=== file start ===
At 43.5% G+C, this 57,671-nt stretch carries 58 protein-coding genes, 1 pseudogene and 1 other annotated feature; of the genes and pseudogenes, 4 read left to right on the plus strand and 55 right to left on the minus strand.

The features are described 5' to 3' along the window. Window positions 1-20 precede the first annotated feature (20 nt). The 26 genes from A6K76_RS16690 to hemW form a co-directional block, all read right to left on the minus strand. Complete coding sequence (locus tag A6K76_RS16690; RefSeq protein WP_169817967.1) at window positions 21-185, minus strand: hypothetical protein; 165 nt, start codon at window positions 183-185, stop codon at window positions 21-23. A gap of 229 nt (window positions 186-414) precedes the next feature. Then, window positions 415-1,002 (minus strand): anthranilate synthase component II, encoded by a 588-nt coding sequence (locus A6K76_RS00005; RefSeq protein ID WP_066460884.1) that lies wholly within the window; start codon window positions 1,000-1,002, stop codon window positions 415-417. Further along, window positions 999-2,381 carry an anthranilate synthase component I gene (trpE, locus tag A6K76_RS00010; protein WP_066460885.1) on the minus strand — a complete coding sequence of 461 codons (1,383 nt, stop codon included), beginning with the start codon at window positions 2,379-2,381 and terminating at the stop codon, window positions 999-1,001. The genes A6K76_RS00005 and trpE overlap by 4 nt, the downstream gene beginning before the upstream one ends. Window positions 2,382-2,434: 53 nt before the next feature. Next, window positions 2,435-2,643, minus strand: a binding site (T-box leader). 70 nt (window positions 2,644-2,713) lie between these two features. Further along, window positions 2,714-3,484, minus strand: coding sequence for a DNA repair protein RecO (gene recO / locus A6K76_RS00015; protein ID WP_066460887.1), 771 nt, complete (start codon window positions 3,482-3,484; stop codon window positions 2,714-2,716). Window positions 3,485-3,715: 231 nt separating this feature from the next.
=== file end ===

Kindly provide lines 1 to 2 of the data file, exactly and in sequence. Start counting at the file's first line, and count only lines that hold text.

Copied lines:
At 43.5% G+C, this 57,671-nt stretch carries 58 protein-coding genes, 1 pseudogene and 1 other annotated feature; of the genes and pseudogenes, 4 read left to right on the plus strand and 55 right to left on the minus strand.

The features are described 5' to 3' along the window. Window positions 1-20 precede the first annotated feature (20 nt). The 26 genes from A6K76_RS16690 to hemW form a co-directional block, all read right to left on the minus strand. Complete coding sequence (locus tag A6K76_RS16690; RefSeq protein WP_169817967.1) at window positions 21-185, minus strand: hypothetical protein; 165 nt, start codon at window positions 183-185, stop codon at window positions 21-23. A gap of 229 nt (window positions 186-414) precedes the next feature. Then, window positions 415-1,002 (minus strand): anthranilate synthase component II, encoded by a 588-nt coding sequence (locus A6K76_RS00005; RefSeq protein ID WP_066460884.1) that lies wholly within the window; start codon window positions 1,000-1,002, stop codon window positions 415-417. Further along, window positions 999-2,381 carry an anthranilate synthase component I gene (trpE, locus tag A6K76_RS00010; protein WP_066460885.1) on the minus strand — a complete coding sequence of 461 codons (1,383 nt, stop codon included), beginning with the start codon at window positions 2,379-2,381 and terminating at the stop codon, window positions 999-1,001. The genes A6K76_RS00005 and trpE overlap by 4 nt, the downstream gene beginning before the upstream one ends. Window positions 2,382-2,434: 53 nt before the next feature. Next, window positions 2,435-2,643, minus strand: a binding site (T-box leader). 70 nt (window positions 2,644-2,713) lie between these two features. Further along, window positions 2,714-3,484, minus strand: coding sequence for a DNA repair protein RecO (gene recO / locus A6K76_RS00015; protein ID WP_066460887.1), 771 nt, complete (start codon window positions 3,482-3,484; stop codon window positions 2,714-2,716). Window positions 3,485-3,715: 231 nt separating this feature from the next.